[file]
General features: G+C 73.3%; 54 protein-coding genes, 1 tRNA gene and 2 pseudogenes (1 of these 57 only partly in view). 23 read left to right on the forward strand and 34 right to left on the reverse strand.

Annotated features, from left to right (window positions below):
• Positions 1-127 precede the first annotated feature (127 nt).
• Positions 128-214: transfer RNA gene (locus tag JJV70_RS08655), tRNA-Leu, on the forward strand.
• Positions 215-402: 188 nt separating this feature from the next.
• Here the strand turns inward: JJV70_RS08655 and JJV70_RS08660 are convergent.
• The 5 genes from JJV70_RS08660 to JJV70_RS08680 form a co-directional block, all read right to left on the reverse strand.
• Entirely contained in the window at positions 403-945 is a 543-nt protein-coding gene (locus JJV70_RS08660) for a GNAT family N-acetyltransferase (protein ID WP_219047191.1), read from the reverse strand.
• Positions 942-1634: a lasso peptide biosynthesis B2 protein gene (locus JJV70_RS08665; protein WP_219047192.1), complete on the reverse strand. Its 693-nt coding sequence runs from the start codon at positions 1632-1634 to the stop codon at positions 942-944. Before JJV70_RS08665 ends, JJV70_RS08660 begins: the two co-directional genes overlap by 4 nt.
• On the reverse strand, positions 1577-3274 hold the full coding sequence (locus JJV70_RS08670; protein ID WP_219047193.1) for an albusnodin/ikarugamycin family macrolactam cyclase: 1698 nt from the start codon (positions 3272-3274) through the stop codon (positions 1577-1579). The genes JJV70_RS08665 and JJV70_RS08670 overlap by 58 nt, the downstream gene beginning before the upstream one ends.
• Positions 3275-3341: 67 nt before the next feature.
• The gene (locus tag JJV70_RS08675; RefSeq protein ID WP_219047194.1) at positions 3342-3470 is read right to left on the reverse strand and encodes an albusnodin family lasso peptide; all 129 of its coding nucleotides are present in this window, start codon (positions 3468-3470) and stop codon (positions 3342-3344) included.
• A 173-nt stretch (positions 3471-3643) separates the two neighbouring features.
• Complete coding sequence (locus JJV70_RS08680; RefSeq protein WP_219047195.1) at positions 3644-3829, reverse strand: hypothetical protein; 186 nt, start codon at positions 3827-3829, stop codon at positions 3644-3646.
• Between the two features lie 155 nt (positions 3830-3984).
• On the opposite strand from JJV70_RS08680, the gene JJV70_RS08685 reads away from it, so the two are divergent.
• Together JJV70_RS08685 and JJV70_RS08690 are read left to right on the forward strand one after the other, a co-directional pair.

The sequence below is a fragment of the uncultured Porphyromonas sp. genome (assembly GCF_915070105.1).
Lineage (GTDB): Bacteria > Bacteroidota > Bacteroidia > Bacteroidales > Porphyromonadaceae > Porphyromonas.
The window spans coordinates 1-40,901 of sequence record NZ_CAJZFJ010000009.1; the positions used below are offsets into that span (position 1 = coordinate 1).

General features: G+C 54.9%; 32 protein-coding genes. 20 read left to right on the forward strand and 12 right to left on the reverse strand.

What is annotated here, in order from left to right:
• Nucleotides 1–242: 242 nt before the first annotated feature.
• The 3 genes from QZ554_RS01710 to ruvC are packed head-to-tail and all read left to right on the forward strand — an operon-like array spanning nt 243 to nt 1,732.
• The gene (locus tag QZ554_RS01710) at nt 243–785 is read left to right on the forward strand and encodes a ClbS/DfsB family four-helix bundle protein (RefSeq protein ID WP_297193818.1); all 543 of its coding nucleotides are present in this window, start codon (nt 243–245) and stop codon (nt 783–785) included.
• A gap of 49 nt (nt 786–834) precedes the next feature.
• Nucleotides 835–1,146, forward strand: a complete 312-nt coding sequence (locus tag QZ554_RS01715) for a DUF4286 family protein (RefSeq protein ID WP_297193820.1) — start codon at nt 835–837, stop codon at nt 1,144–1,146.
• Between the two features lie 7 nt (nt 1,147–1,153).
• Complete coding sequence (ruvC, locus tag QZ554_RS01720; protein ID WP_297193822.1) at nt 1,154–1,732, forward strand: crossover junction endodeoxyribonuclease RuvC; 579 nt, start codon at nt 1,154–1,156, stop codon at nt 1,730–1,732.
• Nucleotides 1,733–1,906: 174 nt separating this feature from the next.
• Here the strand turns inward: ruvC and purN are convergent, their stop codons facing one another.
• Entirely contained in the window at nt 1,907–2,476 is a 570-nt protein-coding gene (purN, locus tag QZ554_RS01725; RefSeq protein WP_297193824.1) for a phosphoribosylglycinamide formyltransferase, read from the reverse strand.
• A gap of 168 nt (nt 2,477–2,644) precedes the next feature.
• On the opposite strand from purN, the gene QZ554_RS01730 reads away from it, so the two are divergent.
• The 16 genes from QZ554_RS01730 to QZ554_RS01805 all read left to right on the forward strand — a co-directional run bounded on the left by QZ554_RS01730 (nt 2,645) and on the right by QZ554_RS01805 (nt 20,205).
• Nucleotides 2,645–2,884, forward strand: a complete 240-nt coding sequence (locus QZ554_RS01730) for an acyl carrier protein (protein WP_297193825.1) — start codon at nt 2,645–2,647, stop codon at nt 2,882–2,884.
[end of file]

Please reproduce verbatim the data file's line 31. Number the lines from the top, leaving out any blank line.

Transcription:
• Here the strand turns inward: ruvC and purN are convergent, their stop codons facing one another.